top of page

Pressing On

I press on toward the goal to win the prize

for which God has called me heavenward in Christ Jesus.

Philippians 3:14


(Be forewarned: I don’t send Christmas cards, but this reads like a Christmas letter with just a hint of blog-ness.)


In my mind’s eye, 2023 resembles a roller coaster ride.


It started as a slow, controlled climb, sprinkled with anticipation. Dad had recently moved to a new assisted living facility, which provided me and my siblings with a renewed sense of peace; Greg and I had an incredible experience with family and friends on a mission trip to Mexico; I was joyfully revising the chapters of my second book; and my pastor and I were co-teaching a new round of confirmation classes. My eyes were looking up, and God’s presence was palpable.  


Spring and summer rolled in, marked by a handful of thrilling highs that left me grateful and giddy. There was the long-awaited trip to France with friends, confirmation Sunday with nineteen students professing their faith, a reunion with the members of my old praise band whom I love and missed, a family wedding in Ohio, and a high school graduation in Tennessee.  


A few sharp turns threatened to throw the cart off its tracks. Cancelled plane reservations. Publishing setbacks. My first bout of COVID that left its mark with brain fog. Jesus said, “In this world, you will have trouble. But take heart! I have overcome the world” (John 16:33). The unexpected bumps weren’t pleasant but just part of the journey.


I didn’t exactly coast through the fall. Rather, careful planning helped things fall into place. My book was finally published. My coaching friends and I hosted a successful summit for aspiring authors. I participated in a new study group with old friends. My family celebrated on Veterans’ Day when my father received the South Korean Medal of Peace for his service in the Korean War. And my husband and I hosted a joyful sit-down Thanksgiving dinner for twenty-seven relatives.


December surprised me with its sudden arrival, and I found myself exhausted heading into 2024. I scrambled to buy Christmas presents while yearning for solitude. Then a reconnection with a lost friend presented an escape. She offered me a few days at her Virginia Beach house where I could relax, reflect, and recalibrate. I gratefully packed my bags. The end of the ride was in sight, and I looked forward to coasting into the station.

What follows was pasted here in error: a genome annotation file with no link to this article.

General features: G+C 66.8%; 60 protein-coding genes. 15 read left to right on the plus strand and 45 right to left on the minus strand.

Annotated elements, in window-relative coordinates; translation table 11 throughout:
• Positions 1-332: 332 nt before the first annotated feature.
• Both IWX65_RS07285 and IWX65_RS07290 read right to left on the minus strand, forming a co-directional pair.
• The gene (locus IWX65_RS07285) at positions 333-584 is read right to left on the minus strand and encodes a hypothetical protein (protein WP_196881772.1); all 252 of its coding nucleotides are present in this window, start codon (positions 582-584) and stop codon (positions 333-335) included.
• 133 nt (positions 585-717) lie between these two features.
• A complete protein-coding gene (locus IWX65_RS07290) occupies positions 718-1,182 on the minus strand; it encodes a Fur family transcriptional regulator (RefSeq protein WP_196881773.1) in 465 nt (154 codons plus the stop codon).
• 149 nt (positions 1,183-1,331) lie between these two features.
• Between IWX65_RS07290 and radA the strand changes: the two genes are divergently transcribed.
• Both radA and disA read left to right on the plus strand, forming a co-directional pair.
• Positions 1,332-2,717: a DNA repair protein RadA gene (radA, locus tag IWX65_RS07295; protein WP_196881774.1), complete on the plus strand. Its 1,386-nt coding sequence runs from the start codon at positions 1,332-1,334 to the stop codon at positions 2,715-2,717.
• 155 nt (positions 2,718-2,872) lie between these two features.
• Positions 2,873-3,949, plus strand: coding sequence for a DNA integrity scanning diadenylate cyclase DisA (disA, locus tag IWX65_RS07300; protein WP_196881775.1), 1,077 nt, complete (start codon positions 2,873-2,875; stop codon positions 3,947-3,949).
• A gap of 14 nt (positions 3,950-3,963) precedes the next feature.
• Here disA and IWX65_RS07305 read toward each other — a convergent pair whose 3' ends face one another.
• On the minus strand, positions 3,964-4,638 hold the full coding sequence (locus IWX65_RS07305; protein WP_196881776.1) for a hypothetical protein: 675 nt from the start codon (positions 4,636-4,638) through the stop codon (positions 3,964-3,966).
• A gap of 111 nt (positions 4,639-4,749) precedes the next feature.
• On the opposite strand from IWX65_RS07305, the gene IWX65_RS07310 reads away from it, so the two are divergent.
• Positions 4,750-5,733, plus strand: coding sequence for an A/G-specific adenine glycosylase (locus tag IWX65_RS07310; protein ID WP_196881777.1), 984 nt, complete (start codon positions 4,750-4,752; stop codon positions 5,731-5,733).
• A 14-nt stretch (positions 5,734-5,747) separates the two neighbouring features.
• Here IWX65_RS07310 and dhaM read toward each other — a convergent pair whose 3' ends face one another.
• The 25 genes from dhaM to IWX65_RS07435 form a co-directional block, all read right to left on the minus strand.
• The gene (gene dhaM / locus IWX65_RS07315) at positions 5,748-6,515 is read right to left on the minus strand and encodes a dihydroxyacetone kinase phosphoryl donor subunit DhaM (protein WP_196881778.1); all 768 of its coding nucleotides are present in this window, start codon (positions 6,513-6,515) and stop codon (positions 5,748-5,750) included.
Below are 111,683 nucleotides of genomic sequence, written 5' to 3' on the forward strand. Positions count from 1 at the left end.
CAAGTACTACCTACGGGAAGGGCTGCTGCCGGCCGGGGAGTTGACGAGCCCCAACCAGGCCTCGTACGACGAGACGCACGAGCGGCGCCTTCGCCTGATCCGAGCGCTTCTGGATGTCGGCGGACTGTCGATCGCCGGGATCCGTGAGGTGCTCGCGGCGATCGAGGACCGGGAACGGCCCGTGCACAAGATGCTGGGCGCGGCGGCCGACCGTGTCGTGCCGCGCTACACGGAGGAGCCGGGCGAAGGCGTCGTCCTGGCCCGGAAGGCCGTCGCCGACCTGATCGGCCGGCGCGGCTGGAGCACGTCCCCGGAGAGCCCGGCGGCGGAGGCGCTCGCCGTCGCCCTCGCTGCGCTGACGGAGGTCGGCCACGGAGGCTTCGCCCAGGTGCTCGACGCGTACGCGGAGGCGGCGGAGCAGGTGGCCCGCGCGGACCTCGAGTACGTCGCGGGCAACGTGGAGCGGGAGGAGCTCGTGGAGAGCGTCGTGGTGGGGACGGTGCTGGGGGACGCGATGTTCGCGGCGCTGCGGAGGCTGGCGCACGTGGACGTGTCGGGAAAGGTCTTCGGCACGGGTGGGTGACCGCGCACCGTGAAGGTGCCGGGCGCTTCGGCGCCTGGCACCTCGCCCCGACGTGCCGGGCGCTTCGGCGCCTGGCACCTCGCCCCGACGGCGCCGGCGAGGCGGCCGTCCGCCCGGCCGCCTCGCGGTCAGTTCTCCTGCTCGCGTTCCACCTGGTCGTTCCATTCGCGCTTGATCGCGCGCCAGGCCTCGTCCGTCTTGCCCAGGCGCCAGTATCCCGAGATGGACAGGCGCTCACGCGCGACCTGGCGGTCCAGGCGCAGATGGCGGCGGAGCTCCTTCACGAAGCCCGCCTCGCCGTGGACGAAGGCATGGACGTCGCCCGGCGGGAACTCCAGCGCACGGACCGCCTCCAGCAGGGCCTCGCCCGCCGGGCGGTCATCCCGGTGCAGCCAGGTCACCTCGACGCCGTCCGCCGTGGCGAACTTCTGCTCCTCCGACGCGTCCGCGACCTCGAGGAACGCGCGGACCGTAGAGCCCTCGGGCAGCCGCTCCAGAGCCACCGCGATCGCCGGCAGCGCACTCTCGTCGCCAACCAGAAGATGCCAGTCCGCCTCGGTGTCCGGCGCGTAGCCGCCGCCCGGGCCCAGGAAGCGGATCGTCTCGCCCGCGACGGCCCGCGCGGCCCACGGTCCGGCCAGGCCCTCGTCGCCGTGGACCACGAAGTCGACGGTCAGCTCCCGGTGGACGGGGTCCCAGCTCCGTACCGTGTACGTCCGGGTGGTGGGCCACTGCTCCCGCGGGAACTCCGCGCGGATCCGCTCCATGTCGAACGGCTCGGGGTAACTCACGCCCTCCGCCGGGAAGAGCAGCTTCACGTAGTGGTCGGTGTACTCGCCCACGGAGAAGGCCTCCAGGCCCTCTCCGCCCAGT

But then came the steep drop.


Dad took a nasty fall that landed him in the hospital and then hospice. My favorite uncle died. A week later my father passed away. Then a dear friend died, followed by another friend a few days later.


Not one of these deaths should have surprised me. My father and uncle were both in their 90s and had lived good lives. My friends had both been battling terminal illnesses. But when all four died within a matter of weeks, I was blindsided. I felt like my train had derailed.


I wasn’t prepared for the tears that came with no warning, for long forgotten memories to resurface, or to find myself physically weak in the middle of the day staring into space. I have known grief before, but I had forgotten how unpredictable it is. The 2023 roller coaster had passed the exit without letting me deboard. “How long must I wrestle with my thoughts and day after day have sorrow in my heart?” (Psalm 13:2)


And so, 2024 has started like a runaway train. What are my options? I could bail out, jump off and take my chances. Or I could cower and hide. Or I can lean in and experience the highs and lows of the entire the ride. I choose the latter because I know the conductor. I may not like the current route, but I trust the one who controls it.


Author and theologian C.S. Lewis once wrote, “There are better things ahead than any we leave behind.” Therefore, friends, do not lose heart. “Though outwardly we are wasting away, yet inwardly we are being renewed day by day. For our light and momentary troubles are achieving for us an eternal glory that far outweighs them all. So we fix our eyes not on what is seen, but on what is unseen, since what is seen is temporary, but what is unseen is eternal” (2 Corinthians 4:16-18).


THE SONG THAT COMES TO MIND is Don’t Lose Heart by Steven Curtis Chapman.

Favorite lyric: “These afflictions that are only temporary are gonna turn to glory beyond compare.”

139 views4 comments
bottom of page